An outstanding achievement of the Army Library Service during World War II was the publication and distribution of the Armed Services Editions. Guided by an organization of publishers, booksellers, authors, and librarians known as the Council on Books in Wartime, this publishing effort produced, from 1943 to 1947, over 122 million paperbacks for free distribution to U.S. Servicemembers.
The Armed Services Editions were designed to appeal to a variety of reading tastes and included works ranging from bestsellers to poetry. Only 99 of the 1,324 titles published had previously been reprinted.
Between 1943 and 1951 the Library of Congress received a complete set of Armed Services Editions, largely as gifts from the Council on Books in Wartime.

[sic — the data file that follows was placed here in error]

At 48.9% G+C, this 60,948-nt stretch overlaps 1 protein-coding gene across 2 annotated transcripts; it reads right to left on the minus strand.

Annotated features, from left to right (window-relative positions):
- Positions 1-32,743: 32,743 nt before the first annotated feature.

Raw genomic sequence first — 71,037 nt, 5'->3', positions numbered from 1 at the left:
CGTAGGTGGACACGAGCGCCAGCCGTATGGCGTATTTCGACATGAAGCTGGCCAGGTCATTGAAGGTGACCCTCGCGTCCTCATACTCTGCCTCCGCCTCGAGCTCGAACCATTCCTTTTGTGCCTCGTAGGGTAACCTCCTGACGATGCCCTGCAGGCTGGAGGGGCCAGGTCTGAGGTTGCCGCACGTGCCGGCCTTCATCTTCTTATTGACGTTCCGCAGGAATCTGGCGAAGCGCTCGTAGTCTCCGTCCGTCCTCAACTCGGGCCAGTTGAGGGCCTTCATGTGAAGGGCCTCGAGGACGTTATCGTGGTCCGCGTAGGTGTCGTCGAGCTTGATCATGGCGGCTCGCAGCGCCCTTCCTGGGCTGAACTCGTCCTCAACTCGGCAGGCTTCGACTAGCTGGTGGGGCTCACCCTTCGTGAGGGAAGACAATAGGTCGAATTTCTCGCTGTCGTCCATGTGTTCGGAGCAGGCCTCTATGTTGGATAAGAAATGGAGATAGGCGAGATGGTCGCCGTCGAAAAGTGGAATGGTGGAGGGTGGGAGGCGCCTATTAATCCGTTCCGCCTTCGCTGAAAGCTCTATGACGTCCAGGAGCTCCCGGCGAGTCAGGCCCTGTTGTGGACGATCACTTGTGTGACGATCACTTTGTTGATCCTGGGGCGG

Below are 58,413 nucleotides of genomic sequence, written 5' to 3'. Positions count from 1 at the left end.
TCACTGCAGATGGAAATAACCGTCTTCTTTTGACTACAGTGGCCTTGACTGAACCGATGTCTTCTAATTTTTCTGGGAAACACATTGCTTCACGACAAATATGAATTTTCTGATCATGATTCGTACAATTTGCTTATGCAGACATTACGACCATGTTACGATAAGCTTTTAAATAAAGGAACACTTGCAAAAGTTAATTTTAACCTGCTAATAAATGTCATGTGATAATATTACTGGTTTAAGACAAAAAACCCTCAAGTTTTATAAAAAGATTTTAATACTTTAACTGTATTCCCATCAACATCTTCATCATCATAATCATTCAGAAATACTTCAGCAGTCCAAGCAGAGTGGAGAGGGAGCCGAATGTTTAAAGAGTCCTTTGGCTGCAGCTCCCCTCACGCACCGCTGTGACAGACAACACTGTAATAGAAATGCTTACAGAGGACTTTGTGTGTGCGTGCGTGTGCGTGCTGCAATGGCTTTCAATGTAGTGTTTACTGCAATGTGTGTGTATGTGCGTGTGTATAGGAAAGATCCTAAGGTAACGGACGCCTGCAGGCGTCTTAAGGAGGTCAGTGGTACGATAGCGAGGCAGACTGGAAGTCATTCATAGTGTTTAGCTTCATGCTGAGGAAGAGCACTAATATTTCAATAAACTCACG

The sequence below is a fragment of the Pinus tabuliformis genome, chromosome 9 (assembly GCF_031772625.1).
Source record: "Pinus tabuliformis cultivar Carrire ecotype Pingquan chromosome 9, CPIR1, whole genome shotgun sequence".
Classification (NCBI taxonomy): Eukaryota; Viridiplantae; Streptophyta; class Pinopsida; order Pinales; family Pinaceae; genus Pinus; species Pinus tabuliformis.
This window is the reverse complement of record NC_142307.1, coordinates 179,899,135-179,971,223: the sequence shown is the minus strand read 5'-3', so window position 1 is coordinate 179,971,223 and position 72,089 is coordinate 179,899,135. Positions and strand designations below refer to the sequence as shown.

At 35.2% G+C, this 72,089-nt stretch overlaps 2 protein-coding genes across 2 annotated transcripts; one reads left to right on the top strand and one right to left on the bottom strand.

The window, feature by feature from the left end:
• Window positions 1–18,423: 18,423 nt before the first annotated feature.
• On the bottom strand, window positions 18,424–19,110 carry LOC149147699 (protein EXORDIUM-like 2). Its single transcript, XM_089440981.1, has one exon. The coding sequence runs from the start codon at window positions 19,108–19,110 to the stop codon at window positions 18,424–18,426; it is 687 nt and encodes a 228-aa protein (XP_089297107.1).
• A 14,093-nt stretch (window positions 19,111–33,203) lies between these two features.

The unique materials of the Rare Book and Special Collections Division, now totaling over 1 million items, include books, broadsides, pamphlets, theater playbills, prints, posters, photographs, and medieval and Renaissance manuscripts. At the center is Thomas Jefferson's book collection, which was sold to Congress in 1815. The Rare Book & Special Collections Reading Room is modeled after Philadelphia's Independence Hall. This room is home to the divisional catalogs, reference collection, and reference staff. Collections are stored in temperature and humidity controlled vaults.